There's been a fair amount of hand-wringing--albeit, mostly on sports radio, and I must emphasize that filling 4 hours of airtime is far more difficult than it sounds--about how the White Sox fanbase will react to Adam Dunn's style of play.
This is not without merit.
Before anything, Dunn might have to do a slight bit of winning over his manager, who try as he might doesn't really understand The Big Donkey's approach to the game.
"This guy strikes out 100-plus, walks 100-plus, that's 250
times up without putting the ball in play, and still puts up a lot of
numbers. How they do it, I don't know."
Since the arrival of Ozzie Guillen--who has asserted his
preoccupation with defense, avoiding strikeouts, sacrificing outs to
move runners over, and all the other skills that sustained his own
light-hitting career--the notion of the "grinder" as the ideal player
has hovered over the franchise, and occasionally, been internalized by
Even as plodding sluggers like Paul Konerko,
Jermaine Dye, Jim Thome, and Carlos Quentin have sustained the offense,
traits such as high strikeout numbers, baserunning hampered by slowness,
and dependence on power have been somewhat derided, even in the biggest homerdome in the majors.
fear is that Adam Dunn will bring this conflict to a head. While
previous players have tested whether we are capable of thinking of
players whose sole value appears to be vested in walking and hitting the
ball over the fence as real ballplayers, Dunn puts it at the most
extreme level imaginable for a major league player.
much disastrous at anything besides 1st base, his only peer is Mark
Reynolds in terms of strikeout numbers, he can no longer steal bases,
he'll put up a mediocre batting average, and of course has a physical
build that will remind many of beer league softball.
Perhaps that's Dunn's greatest challenge. Despite all the fast-twitch
muscles necessary for jacking a 95mph fastball out to right, his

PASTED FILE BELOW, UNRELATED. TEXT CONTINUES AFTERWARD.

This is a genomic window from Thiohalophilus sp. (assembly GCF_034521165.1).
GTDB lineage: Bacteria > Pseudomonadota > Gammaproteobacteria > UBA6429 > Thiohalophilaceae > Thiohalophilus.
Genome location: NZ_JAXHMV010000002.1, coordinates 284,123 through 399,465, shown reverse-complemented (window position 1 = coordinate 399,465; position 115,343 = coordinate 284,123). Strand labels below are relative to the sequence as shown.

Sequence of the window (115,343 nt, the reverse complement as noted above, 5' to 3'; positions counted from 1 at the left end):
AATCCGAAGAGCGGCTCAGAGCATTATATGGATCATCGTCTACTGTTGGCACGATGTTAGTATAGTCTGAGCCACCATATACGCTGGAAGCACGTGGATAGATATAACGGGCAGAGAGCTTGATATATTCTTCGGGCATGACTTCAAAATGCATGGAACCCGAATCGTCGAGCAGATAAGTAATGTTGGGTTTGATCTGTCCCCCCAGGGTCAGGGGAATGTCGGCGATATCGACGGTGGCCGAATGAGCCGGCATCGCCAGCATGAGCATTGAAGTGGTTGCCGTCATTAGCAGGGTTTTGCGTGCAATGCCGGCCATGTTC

tremendous girth combined with abject failure at many traditional
measures of the game will lend itself quickly to discontent if he
struggles. Essentially, he's slow and big, can't field, and strikes out
all the time, and I can't imagine he'll go the season without hearing
the term 'fat bum' echo from the stands at least once.
But without going into a lengthy defense of Dunn's merits, as they're
obvious (incalculably enormous upgrade at the position, high walk rate, a
player very well-suited to the ballpark, yada, yada, yada), I'd prefer
to defend his type. In researching about how Dunn will be the most
unpalatable slugger in recent memory for Sox fans, I pretty quickly
discovered that he wasn't, that he's actually a lot like Jim Thome.
Well, obviously Thome was a bit better than Dunn, but still similar. Very, very similar.
He can't field
For reasons we may never know, Dunn was allowed to have nearly 1100
games worth of misadventures playing the outfield before being hidden at
1st base full-time last season, where he was merely not all that good.
But all those years of awfulness perhaps cast a pall on Dunn as a
defender that has avoided Thome, almost undoubtedly because Big Jim put
on a glove and took the field just four times in 3 1/2 seasons as a White Sox. 4! Only 4 games. At least Dunn can spell Paulie at 1st, with Thome, PK could almost be called a workhorse.
He strikes out way too much
Well, yes, striking out in 35.7% of your plate appearances--like
Dunn recorded in 2010, his career-high--is a tremendous amount. One
really needs to make some good contact when they're getting a bat
on the ball so little of the time. But it's not that far off from the
34.0% rate Thome whiffed at in 2009, or even the 31.0% The Gentle Man
recorded in 2007 when he produced more WAR then the entire team. Thome
had a little more boom than Dunn, but just as much bust.
He's only good for home runs
Well, a home run is the most useful thing a batter can do, and U.S.
Cellular was the easiest park in the league to take it out of last
season, so perhaps having a player in the lineup uniquely geared to that
end is a lot better than it sounds. And while Thome and Dunn are both
flyball hitters, both temper it by racking up walks, with career rates
of 17.1% and 16.3% respectively. Dunn's plummeted to a career-low 11.9%
last season, and if that drop continued, then yeah...you'd be allowed
to gripe about him.
Come now, do we remember Thome?
While an offensive lineman in a batting helmet whiffing like mad might
be counter to most of our conceptions of an elite baseball player, if
the Sox fanbase was able to so thoroughly embrace Jim Thome, then a
small place in our hearts should also be open to a slightly shoddier
version of Jim Thome with a paunch and a soul patch.